Market Overview

Hedge Fund Mining Draws Ire; Is The 'Alternative-Data' Playing Field Rigged?

Hedge Fund Mining Draws Ire; Is The 'Alternative-Data' Playing Field Rigged?

Prior to the widespread availability of the internet, Wall Street insiders had a huge advantage when it came to access to information about public companies. Individual investors would often read about market-moving news in the newspaper the next day or in a company’s annual report once it arrived in the mail.

Today, market moving news spreads nearly instantaneously via online newswires and social media. Since most legal public data about a company are widely available on the internet and non-public inside information is illegal, hedge funds and other professional traders have turned to the use of “alternative data” to gain an edge.

This alternative data is information about a company that is non-financial in nature but nevertheless provides insight into the business activities of a company. Social media sentiment data are prime examples of alternative data.

The Financial Times’ Alexandra Scaggs recently highlighted the subtleties of alternative data.

“The information is proprietary – as in, a mom-and-pop investor couldn’t get the same thing – but it’s fine to trade on because it hasn’t come from the company , or from someone with a special confidential relationship to the company, like a banker on a deal,” Scaggs wrote.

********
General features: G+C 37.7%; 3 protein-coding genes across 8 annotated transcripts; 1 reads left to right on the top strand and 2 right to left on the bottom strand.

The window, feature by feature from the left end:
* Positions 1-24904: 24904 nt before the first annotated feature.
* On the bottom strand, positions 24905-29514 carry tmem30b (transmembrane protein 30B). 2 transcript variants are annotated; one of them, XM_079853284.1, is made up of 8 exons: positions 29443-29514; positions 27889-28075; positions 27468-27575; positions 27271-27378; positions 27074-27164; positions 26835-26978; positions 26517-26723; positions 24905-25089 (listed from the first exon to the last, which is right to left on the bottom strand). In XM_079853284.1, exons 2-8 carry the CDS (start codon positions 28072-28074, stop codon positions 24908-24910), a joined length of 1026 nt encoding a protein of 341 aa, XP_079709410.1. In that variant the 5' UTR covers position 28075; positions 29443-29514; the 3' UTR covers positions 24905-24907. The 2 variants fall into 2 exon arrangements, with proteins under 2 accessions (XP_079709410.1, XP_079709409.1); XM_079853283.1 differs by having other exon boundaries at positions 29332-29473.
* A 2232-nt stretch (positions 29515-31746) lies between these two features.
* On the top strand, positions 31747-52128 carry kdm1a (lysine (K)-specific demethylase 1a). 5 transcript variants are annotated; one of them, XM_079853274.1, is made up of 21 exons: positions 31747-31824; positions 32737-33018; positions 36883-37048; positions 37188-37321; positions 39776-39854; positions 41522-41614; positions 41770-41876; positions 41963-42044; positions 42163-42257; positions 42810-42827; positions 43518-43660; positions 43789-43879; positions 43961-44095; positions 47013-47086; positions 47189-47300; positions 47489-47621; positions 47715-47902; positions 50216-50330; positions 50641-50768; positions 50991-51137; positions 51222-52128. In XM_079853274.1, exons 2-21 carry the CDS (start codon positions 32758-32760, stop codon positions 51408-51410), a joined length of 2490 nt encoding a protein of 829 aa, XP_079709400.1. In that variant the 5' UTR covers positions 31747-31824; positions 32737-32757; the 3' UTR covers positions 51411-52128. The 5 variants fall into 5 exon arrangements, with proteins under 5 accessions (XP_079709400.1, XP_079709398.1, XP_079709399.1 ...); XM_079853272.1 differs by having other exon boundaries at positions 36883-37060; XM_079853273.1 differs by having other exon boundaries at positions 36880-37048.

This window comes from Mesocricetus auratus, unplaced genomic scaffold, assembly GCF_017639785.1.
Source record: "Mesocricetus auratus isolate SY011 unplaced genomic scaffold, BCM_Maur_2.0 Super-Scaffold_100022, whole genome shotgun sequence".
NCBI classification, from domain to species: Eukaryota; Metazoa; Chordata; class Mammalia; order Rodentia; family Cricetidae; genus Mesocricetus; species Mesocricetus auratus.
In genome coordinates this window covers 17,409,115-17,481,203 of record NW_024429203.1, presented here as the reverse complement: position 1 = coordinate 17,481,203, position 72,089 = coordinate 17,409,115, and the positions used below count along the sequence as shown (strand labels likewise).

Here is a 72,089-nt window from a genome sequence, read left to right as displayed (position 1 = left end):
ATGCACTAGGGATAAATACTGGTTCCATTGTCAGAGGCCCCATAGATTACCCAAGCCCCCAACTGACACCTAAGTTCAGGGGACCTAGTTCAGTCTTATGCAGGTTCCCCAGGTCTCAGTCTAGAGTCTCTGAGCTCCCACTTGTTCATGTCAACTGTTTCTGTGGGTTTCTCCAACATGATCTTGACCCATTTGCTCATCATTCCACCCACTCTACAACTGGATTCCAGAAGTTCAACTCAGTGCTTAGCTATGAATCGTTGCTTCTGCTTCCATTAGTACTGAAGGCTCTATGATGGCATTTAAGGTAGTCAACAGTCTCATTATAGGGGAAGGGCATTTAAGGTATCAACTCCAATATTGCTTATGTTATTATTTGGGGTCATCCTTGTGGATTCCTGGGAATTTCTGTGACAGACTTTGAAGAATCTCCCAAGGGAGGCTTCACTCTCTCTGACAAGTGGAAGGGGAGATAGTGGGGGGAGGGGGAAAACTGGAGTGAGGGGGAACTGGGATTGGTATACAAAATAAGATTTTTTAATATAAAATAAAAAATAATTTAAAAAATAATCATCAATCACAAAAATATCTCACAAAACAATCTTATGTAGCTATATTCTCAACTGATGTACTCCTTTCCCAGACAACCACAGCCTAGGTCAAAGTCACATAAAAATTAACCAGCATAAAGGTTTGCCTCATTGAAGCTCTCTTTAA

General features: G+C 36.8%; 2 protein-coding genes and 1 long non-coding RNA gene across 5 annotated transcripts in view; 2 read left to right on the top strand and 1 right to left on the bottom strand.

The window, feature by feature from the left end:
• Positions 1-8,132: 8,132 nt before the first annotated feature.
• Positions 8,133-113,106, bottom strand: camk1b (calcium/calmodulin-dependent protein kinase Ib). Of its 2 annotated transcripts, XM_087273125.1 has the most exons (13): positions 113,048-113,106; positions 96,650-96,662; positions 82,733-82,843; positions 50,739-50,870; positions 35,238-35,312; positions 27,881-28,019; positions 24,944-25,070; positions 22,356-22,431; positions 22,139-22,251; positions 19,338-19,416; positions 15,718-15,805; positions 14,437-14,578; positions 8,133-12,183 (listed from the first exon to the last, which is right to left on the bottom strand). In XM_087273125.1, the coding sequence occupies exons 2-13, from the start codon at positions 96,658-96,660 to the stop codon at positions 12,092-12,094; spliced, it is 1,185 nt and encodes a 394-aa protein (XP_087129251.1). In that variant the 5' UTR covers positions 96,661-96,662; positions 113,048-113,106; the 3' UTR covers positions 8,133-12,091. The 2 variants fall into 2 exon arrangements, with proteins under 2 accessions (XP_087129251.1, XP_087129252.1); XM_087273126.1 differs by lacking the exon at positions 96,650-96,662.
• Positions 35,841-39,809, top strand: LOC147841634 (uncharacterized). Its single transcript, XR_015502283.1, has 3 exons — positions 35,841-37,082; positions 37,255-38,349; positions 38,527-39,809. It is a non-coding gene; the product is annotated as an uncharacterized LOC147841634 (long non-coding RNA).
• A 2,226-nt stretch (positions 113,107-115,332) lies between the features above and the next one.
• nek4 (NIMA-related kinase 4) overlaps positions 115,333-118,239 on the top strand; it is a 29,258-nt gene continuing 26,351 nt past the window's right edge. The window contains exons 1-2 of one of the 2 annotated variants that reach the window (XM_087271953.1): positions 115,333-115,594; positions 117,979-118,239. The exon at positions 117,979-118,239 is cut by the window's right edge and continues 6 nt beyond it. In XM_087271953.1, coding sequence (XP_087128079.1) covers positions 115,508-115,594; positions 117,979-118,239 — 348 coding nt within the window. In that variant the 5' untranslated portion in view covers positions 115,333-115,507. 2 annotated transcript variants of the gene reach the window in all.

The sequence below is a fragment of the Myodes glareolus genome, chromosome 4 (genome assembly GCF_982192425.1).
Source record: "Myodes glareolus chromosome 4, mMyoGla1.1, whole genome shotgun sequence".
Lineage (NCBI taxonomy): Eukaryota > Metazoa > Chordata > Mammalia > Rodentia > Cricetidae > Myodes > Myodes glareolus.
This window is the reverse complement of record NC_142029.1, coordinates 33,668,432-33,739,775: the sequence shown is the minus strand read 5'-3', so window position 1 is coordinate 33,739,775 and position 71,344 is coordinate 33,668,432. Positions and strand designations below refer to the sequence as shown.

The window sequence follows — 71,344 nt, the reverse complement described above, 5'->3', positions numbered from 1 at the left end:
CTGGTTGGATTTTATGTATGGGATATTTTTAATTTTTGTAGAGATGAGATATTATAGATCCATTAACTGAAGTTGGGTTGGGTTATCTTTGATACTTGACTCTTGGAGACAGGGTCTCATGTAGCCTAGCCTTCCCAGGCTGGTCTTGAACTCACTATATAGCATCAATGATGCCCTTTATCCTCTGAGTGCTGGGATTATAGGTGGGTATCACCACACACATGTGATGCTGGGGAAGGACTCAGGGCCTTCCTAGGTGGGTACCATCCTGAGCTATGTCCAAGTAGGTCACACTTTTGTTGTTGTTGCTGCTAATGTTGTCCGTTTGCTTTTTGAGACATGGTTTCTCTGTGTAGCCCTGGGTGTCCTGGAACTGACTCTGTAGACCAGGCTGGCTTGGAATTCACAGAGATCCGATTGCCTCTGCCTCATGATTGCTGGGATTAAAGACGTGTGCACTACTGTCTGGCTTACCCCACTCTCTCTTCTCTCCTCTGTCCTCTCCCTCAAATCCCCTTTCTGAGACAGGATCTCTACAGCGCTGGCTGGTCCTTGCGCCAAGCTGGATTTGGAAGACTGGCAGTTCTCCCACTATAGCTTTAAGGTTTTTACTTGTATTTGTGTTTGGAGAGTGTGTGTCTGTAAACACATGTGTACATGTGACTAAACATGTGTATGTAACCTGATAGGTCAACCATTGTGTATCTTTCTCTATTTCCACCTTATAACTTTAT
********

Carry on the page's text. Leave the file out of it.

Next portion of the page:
Related Link: Wells Fargo Blasted On Social Media Following Fraud Settlement

Startups like Quandl sell alternative data to hedge funds for a hefty price. Some traders argue that data aren't truly public if only wealthy Wall Street funds can afford it. The funds themselves and the companies that compile the alternative data argue that the data is public if you have the sophistication and technology to collect and interpret it.

One thing seems certain: It’s getting harder and harder for financial professionals to gain an edge over retail traders. While most retail investors would say that’s good news, it makes it more and more difficult for funds to outperform.

So far in 2016, the IQ Hedge MultiQ Hedge Multi-Strategy Tracker ETF (NYSE: QAI) is up 2.3 percent, while the SPDR S&P 500 ETF Trust (NYSE: SPY) is up 4.9 percent.

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